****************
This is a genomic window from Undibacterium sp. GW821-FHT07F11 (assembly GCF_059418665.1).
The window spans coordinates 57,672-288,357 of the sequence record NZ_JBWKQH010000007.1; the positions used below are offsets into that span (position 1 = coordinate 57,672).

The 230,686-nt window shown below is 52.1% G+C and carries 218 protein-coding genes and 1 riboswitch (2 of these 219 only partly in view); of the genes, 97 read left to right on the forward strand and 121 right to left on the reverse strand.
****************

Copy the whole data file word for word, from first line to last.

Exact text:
This is a genomic window from Undibacterium sp. GW821-FHT07F11 (assembly GCF_059418665.1).
The window spans coordinates 57,672-288,357 of the sequence record NZ_JBWKQH010000007.1; the positions used below are offsets into that span (position 1 = coordinate 57,672).

The 230,686-nt window shown below is 52.1% G+C and carries 218 protein-coding genes and 1 riboswitch (2 of these 219 only partly in view); of the genes, 97 read left to right on the forward strand and 121 right to left on the reverse strand.